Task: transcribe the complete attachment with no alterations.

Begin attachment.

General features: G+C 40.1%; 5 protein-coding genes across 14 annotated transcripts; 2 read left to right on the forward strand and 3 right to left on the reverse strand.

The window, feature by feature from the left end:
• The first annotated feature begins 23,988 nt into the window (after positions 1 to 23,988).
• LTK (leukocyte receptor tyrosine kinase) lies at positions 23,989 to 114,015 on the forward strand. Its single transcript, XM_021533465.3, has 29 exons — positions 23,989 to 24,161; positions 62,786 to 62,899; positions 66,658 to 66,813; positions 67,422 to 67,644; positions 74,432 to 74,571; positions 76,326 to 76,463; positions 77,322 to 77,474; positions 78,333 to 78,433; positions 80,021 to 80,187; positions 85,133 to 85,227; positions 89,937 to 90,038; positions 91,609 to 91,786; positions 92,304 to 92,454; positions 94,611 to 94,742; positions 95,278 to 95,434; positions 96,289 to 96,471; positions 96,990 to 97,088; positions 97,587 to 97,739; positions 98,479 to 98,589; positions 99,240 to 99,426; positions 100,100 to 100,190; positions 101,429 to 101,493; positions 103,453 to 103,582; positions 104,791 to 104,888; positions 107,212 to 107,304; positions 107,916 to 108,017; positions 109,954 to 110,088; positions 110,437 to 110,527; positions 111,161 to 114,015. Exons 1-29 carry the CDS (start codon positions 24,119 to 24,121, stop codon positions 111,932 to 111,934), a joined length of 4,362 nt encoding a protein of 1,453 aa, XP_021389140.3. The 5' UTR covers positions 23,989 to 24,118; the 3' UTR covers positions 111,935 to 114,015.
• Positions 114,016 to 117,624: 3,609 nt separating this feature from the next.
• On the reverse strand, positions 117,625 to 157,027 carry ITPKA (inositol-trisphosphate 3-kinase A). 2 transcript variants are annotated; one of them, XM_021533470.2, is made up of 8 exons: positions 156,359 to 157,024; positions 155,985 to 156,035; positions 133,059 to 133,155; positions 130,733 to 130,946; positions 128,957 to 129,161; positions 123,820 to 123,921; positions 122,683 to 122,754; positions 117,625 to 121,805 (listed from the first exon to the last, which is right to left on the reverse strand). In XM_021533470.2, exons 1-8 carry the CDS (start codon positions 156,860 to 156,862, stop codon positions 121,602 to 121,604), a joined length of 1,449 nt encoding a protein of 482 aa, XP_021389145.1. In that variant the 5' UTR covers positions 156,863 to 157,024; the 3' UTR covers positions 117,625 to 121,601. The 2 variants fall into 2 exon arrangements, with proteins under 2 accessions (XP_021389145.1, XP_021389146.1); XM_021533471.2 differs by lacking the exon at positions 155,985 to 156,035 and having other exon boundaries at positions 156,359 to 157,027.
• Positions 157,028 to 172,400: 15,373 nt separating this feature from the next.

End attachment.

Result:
General features: G+C 40.1%; 5 protein-coding genes across 14 annotated transcripts; 2 read left to right on the forward strand and 3 right to left on the reverse strand.

The window, feature by feature from the left end:
• The first annotated feature begins 23,988 nt into the window (after positions 1 to 23,988).
• LTK (leukocyte receptor tyrosine kinase) lies at positions 23,989 to 114,015 on the forward strand. Its single transcript, XM_021533465.3, has 29 exons — positions 23,989 to 24,161; positions 62,786 to 62,899; positions 66,658 to 66,813; positions 67,422 to 67,644; positions 74,432 to 74,571; positions 76,326 to 76,463; positions 77,322 to 77,474; positions 78,333 to 78,433; positions 80,021 to 80,187; positions 85,133 to 85,227; positions 89,937 to 90,038; positions 91,609 to 91,786; positions 92,304 to 92,454; positions 94,611 to 94,742; positions 95,278 to 95,434; positions 96,289 to 96,471; positions 96,990 to 97,088; positions 97,587 to 97,739; positions 98,479 to 98,589; positions 99,240 to 99,426; positions 100,100 to 100,190; positions 101,429 to 101,493; positions 103,453 to 103,582; positions 104,791 to 104,888; positions 107,212 to 107,304; positions 107,916 to 108,017; positions 109,954 to 110,088; positions 110,437 to 110,527; positions 111,161 to 114,015. Exons 1-29 carry the CDS (start codon positions 24,119 to 24,121, stop codon positions 111,932 to 111,934), a joined length of 4,362 nt encoding a protein of 1,453 aa, XP_021389140.3. The 5' UTR covers positions 23,989 to 24,118; the 3' UTR covers positions 111,935 to 114,015.
• Positions 114,016 to 117,624: 3,609 nt separating this feature from the next.
• On the reverse strand, positions 117,625 to 157,027 carry ITPKA (inositol-trisphosphate 3-kinase A). 2 transcript variants are annotated; one of them, XM_021533470.2, is made up of 8 exons: positions 156,359 to 157,024; positions 155,985 to 156,035; positions 133,059 to 133,155; positions 130,733 to 130,946; positions 128,957 to 129,161; positions 123,820 to 123,921; positions 122,683 to 122,754; positions 117,625 to 121,805 (listed from the first exon to the last, which is right to left on the reverse strand). In XM_021533470.2, exons 1-8 carry the CDS (start codon positions 156,860 to 156,862, stop codon positions 121,602 to 121,604), a joined length of 1,449 nt encoding a protein of 482 aa, XP_021389145.1. In that variant the 5' UTR covers positions 156,863 to 157,024; the 3' UTR covers positions 117,625 to 121,601. The 2 variants fall into 2 exon arrangements, with proteins under 2 accessions (XP_021389145.1, XP_021389146.1); XM_021533471.2 differs by lacking the exon at positions 155,985 to 156,035 and having other exon boundaries at positions 156,359 to 157,027.
• Positions 157,028 to 172,400: 15,373 nt separating this feature from the next.